Pennsylvania Record

Monday, January 20, 2020

Judge clarifies who may join class in age discrimination suit against IKEA

Federal Court

By Scott Holland | Jan 9, 2020

Discrimination 01

PHILADELPHIA – A federal judge has clarified who is eligible to join an age discrimination class action against IKEA.

In an opinion issued Dec. 19, U.S. District Judge Anita Brody of the Eastern District of Pennsylvania responded to IKEA’s motion seeking clarification in the class action filed by Frank Donofrio, 56, who alleged the retailer violated the Age Discrimination in Employment Act by repeatedly favoring younger employees to move into management positions.

In his complaint, Donofrio called for the class to include any hourly, retail, non-management employee age 40 or older who was denied a promotion to a management level position since Jan. 20, 2016. IKEA asked Brody to modify the class to include an end date of Nov. 15, 2016, which is the date Donofrio filed his discrimination charge with the Equal Employment Opportunity Commission.

Brody agreed to put an end date on the class, but said the appropriate date is 54 weeks later – Nov. 29, 2017 – the date the EEOC issued Donofrio a right-to-sue letter. Donofrio didn’t file his complaint until Feb. 12, 2018, and on May 15, 2019, Brody granted conditional class certification. Donofrio had suggested that date as the end period for class membership.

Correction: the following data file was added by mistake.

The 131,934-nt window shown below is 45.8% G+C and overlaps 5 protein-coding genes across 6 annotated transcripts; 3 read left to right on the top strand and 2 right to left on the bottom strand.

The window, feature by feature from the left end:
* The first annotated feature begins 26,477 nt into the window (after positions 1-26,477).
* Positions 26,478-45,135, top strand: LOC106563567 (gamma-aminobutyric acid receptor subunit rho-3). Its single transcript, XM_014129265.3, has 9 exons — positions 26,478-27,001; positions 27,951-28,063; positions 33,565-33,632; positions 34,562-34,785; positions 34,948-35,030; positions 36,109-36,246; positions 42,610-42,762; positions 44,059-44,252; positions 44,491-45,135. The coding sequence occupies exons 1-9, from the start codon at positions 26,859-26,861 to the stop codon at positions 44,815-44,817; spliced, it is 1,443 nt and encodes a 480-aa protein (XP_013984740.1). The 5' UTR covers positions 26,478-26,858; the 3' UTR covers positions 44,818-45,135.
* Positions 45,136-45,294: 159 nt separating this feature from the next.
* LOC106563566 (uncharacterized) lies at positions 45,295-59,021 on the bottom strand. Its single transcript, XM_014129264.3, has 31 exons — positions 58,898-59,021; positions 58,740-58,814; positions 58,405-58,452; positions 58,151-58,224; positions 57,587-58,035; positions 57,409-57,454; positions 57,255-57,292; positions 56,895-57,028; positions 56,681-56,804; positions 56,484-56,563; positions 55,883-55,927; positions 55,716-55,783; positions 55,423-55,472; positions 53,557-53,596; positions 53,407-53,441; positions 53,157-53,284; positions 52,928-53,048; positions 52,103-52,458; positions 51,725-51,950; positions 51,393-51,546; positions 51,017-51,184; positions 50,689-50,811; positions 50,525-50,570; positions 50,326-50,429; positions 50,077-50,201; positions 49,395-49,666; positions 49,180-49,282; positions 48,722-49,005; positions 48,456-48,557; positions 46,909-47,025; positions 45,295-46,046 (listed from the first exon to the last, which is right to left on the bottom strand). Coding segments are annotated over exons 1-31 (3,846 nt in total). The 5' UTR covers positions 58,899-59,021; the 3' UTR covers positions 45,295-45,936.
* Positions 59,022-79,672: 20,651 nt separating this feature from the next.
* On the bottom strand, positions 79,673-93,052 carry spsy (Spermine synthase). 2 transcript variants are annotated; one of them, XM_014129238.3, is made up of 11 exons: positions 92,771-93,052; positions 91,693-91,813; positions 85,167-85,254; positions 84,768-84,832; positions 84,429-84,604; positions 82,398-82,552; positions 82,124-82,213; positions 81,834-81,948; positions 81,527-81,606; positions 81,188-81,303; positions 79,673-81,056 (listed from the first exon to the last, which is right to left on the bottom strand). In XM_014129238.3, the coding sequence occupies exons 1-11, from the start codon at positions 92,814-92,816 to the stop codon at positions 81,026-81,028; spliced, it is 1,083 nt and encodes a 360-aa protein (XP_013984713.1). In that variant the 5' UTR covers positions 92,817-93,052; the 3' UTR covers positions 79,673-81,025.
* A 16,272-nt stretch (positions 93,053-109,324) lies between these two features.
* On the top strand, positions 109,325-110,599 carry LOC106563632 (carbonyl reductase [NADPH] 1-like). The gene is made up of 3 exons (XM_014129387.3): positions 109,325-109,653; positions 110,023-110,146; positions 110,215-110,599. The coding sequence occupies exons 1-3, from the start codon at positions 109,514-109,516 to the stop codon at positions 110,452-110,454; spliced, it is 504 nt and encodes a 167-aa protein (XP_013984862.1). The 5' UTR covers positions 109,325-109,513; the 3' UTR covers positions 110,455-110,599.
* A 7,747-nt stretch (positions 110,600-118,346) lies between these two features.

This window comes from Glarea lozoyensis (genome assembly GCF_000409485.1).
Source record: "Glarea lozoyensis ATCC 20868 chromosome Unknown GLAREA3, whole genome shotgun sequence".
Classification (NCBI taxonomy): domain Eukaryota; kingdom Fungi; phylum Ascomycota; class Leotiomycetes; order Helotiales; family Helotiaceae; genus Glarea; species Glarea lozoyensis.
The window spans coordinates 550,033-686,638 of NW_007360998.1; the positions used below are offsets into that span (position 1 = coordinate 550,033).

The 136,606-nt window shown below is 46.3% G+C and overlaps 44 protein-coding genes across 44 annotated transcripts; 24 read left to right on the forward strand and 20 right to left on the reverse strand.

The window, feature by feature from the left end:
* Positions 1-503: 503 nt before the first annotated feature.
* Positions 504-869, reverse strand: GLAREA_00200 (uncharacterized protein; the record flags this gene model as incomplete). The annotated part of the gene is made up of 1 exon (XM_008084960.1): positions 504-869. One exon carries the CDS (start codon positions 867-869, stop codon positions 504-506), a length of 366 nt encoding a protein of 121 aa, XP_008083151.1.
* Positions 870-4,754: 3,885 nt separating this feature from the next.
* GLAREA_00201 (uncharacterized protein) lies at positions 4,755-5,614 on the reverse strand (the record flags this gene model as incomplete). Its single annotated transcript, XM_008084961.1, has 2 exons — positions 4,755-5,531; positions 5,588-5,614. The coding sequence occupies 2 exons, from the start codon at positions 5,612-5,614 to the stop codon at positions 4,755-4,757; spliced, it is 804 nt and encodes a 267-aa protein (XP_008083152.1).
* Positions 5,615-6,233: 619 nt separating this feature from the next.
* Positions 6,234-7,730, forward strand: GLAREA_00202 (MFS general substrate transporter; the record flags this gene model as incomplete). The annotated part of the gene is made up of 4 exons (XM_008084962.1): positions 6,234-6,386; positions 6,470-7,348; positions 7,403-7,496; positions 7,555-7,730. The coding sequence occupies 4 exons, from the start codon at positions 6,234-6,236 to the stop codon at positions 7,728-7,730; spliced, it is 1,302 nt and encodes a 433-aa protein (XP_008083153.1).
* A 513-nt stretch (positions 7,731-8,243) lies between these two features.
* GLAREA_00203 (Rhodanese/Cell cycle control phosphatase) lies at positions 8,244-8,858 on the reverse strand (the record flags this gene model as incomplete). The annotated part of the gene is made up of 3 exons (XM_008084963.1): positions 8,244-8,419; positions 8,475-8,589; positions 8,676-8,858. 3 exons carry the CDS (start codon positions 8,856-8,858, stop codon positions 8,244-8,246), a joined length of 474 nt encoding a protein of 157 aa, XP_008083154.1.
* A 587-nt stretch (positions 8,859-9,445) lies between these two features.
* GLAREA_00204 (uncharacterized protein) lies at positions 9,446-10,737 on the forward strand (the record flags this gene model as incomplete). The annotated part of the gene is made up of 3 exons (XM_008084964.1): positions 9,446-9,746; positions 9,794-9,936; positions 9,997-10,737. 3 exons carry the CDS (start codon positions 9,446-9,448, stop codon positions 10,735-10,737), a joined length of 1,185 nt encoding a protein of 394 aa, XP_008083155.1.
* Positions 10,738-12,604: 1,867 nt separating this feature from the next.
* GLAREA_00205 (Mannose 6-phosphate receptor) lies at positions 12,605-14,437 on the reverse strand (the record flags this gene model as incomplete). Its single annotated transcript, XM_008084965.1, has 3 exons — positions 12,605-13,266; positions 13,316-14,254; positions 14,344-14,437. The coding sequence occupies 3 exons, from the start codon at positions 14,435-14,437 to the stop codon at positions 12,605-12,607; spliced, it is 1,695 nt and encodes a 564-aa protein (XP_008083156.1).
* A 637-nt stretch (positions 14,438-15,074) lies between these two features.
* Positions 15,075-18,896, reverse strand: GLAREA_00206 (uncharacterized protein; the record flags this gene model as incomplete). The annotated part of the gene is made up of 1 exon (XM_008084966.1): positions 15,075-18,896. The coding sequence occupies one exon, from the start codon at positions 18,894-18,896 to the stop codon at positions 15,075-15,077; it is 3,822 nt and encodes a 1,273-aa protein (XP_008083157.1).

According to Brody, although the ADEA requires plaintiffs to go through the EEOC before filing a lawsuit, anyone with a claim similar to Donofrio’s was excepted from that requirement, while Donofrio was allowed to add to his initial EEOC charge as proceedings were pending. As such, the parties agreed on the start date, the maximum allowable 300 days prior to filing the EEOC complaint.

“As IKEA points out, expanding the end date beyond the one that applies to Donofrio leads to the bizarre result that opt-in class members have more rights than Donofrio himself,” Brody wrote.

Since the EEOC investigation was ongoing, and since “It would be reasonable to expect the EEOC to investigate new failures to promote that occurred during the investigation,” Brody wrote, it makes sense to close the class window on the day the EEOC ended its analysis.

Even if Donofrio wanted to make a new allegation against IKEA after the letter on Nov. 29, 2017, Brody said, he would be required to contact the EEOC to initiate new proceedings.

The next step in the matter is opt-in notifications being sent to potential class members.

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